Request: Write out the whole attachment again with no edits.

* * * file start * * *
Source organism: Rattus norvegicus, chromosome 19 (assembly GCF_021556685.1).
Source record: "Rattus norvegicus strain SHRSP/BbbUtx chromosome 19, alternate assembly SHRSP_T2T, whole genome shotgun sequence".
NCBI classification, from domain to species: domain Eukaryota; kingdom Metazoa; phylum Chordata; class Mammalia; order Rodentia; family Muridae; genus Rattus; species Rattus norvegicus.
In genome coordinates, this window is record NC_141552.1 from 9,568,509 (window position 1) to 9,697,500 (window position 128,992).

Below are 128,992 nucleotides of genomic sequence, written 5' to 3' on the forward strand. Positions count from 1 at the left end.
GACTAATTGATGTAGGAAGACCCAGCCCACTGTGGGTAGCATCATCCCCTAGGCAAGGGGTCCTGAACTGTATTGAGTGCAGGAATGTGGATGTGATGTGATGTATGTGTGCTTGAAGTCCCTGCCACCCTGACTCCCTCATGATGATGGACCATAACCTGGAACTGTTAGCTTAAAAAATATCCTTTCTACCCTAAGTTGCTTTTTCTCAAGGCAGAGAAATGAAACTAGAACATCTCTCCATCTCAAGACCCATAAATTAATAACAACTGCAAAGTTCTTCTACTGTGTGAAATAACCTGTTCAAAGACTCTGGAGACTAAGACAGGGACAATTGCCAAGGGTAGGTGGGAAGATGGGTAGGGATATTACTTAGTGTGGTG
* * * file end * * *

Source organism: Rattus norvegicus, chromosome 19 (assembly GCF_021556685.1).
Source record: "Rattus norvegicus strain SHRSP/BbbUtx chromosome 19, alternate assembly SHRSP_T2T, whole genome shotgun sequence".
NCBI classification, from domain to species: domain Eukaryota; kingdom Metazoa; phylum Chordata; class Mammalia; order Rodentia; family Muridae; genus Rattus; species Rattus norvegicus.
In genome coordinates, this window is record NC_141552.1 from 9,568,509 (window position 1) to 9,697,500 (window position 128,992).

Below are 128,992 nucleotides of genomic sequence, written 5' to 3' on the forward strand. Positions count from 1 at the left end.
GACTAATTGATGTAGGAAGACCCAGCCCACTGTGGGTAGCATCATCCCCTAGGCAAGGGGTCCTGAACTGTATTGAGTGCAGGAATGTGGATGTGATGTGATGTATGTGTGCTTGAAGTCCCTGCCACCCTGACTCCCTCATGATGATGGACCATAACCTGGAACTGTTAGCTTAAAAAATATCCTTTCTACCCTAAGTTGCTTTTTCTCAAGGCAGAGAAATGAAACTAGAACATCTCTCCATCTCAAGACCCATAAATTAATAACAACTGCAAAGTTCTTCTACTGTGTGAAATAACCTGTTCAAAGACTCTGGAGACTAAGACAGGGACAATTGCCAAGGGTAGGTGGGAAGATGGGTAGGGATATTACTTAGTGTGGTG